I want words that shatter worlds! And speak new ones into being! Let there be light!

    Franz Kafka said:

    If the book we are reading does not wake us, as with a fist hammering on our skull, why then do we read it? Good God, we would also be happy if we had no books, and such books as make us happy we could, if need be, write ourselves. But what we must have are those books which come upon us like ill-fortune, and distress us deeply, like the death of one we love better than ourselves, like suicide. A book must be an ice-axe to break the sea frozen inside us.

    • I’m copying and posting that Kafka quotation, Ted! What an indictment of both readers and writers.

    • Headless Unicorn Guy says

      And those “words that shatter” can come from the most unexpected sources. The “ice-axe” of a book in my recent experience was actually a classic of My Little Pony fanfiction, “Past Sins” by Pen Stroke, a “Reluctant Antichrist” story written to bring Redemption to the ponies’ Antichrist figure. It connected with me on a deep emotional level, the first time in many years.

      I’d been primed for “Past Sins” by Pen Stroke’s previous fanfic “Creeping Darkness”, a crossover with the computer horror game “Alan Wake” which was rich with imagery — not only horror imagery, but two Christian echoes: A “Harrowing of Hell” where the heroine descends into The Dark Place (itself a crushing void archetype of Hell) to set a captive free, and the climax where a god-figure offers up her immortality, her godhood, even her life to resurrect a beloved mortal.

      • Headless Unicorn Guy says

        Let he who has eyes to see, see;
        Let he who has eyes to hear, hear.

      • > the ponies’ Antichrist figure

        Who is that? Nightmare Moon, Trixie, that Chinese dragon chimera with John DeLancie’s voice, someone else from a newer season…?

        • Headless Unicorn Guy says

          Nightmare Moon. The Mare in the Moon whose return will end the world in Night Eternal.

          (Background for non-Bronies: NMM was dealt with — restored to her former self as Princess Luna (goddess of the Moon in all but title) — in the series opener. “Past Sins” starts between one and three years later, with a NMM cult attempting to bring her back through a major magical working, creating a new body for the Night Mare. Interrupted in mid-casting, it results in a filly — equivalent of a six-year-old — without the Nightmare spirit within. This filly is found and effectively adopted by a certain unicorn, who raises her for around six months. And after four to six months of living the life of a regular filly, the cult finds her and finishes their working….)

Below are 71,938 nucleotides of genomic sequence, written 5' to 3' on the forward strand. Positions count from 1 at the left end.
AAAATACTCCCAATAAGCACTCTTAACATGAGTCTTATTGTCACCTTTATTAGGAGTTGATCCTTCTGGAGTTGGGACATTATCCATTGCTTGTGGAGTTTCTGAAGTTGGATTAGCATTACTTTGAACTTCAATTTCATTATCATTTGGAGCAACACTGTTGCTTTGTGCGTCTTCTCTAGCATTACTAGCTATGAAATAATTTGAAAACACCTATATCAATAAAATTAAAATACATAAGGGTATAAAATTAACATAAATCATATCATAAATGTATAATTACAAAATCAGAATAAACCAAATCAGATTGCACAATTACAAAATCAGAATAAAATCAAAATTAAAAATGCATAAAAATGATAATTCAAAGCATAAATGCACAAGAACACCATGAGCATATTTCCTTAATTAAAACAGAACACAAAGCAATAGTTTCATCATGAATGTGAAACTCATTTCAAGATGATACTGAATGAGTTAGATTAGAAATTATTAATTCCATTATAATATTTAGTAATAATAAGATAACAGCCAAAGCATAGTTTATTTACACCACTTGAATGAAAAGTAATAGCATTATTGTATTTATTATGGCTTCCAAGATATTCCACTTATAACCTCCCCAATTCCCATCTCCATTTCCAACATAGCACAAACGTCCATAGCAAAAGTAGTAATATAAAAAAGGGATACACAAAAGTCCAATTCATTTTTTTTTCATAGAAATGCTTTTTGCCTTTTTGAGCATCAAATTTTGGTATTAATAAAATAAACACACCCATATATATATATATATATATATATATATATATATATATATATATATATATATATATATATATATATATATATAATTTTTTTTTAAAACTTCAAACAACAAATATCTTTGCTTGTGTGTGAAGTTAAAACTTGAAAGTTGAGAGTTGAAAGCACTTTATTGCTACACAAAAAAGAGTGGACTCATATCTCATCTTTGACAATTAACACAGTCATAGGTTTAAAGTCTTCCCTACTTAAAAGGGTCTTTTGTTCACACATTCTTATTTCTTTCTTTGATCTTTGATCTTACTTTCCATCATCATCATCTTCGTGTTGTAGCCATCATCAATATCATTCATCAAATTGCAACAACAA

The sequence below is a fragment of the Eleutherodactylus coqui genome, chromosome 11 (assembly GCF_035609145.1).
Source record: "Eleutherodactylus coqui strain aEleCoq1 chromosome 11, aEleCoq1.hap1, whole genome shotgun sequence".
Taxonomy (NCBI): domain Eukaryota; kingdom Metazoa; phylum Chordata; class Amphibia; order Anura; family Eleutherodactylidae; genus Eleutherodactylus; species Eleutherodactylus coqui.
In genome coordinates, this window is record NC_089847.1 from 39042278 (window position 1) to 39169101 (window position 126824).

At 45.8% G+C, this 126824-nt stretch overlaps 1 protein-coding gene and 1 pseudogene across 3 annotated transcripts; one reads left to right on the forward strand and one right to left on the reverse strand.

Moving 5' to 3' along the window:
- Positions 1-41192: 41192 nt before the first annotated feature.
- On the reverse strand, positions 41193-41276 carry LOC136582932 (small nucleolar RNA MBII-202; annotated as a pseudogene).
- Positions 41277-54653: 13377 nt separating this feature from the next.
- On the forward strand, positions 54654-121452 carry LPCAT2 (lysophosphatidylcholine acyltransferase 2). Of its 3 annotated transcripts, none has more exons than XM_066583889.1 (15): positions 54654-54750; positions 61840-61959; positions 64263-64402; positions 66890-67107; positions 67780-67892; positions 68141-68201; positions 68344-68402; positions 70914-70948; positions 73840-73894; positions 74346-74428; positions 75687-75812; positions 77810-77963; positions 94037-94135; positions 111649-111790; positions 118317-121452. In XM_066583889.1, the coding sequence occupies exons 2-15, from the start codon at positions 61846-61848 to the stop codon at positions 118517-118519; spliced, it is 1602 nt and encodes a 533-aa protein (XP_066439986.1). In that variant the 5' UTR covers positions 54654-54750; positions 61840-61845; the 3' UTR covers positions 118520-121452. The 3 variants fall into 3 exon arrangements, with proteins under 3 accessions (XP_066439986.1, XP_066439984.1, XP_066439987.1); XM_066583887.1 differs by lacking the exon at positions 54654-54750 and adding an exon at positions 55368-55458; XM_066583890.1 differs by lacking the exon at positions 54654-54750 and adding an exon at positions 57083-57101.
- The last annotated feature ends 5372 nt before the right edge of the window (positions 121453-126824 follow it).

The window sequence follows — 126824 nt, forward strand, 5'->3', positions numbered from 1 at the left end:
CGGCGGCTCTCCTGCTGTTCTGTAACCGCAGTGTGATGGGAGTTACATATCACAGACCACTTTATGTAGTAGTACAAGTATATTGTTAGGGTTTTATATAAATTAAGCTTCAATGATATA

• I think I mentioned somewhere I’ve been having problems reading lately. Some of it is attention focus, some of it is just time and stress…I used to be a book a week person, but now…

      I can trace this back to one book that broke me last year. Ray Bradbury’s Something Wicked This Way Comes. I tried reading this book for the first time for a month and a half, and couldn’t get into it (or his writing style). I decided to quit trying. And ever since then, fiction books have been a struggle.

      • Adam Tauno Williams says

        > I used to be a book a week person, but now…

        I can commiserate with a bit of this.

        So often now I start reading a book…. and… I’ve read this before. I just don’t care about reading it again. I know where it is going to go [or at least I believe I do]. Sometimes I stick it out, occasionally I am surprised, but not often. So many texts have just started to smell either droll, or worse, like mere propaganda.

      • senecagriggs yahoo says

        StuartB, that’s a little troubling to say the least. I wish I knew more of the backdrop.

  13. Making changes in church environments — particularly crossing denominational or even institutional lines — has made me aware of the extent to which accepted language habits and vocabularies define the various church worlds, identifying where their orbits cross and where they diverge.
    About 10 years ago, I left the institutional church for a period of several years, taking part in very simple, mostly home-based gatherings where their were really no boundaries set on what could and could not be talked about or how it could be said.
    For the past two years, however, I have found myself back in an institutional church of the SB variety — mainly because my aged mother likes it and vision problems make it dangerous for her to drive. So I go with her to church on Sunday mornings and try to fit in and make the best of it. There are good people there, and they have some really good teachers and Bible classes. But I still can’t help but feel like I’m going around with a straight jacket on my tongue. And whenever I let some word or phrase or idea outside the pre-approved list slip past my teeth, an uncomfortable silence almost always follows — at which point some kind soul usually rescues me by either changing the subject or translating what I said into more comfortable terms.
    I’m beginning to suspect that these good Christian folk have made some kind of behind-the-scenes agreement to tolerate my strangeness.
    And maybe that’s one way these boundaries we place around words and ideas can be broken down or expanded — when groups of people with well-established boundaries start tolerating nonconformists like me out of love.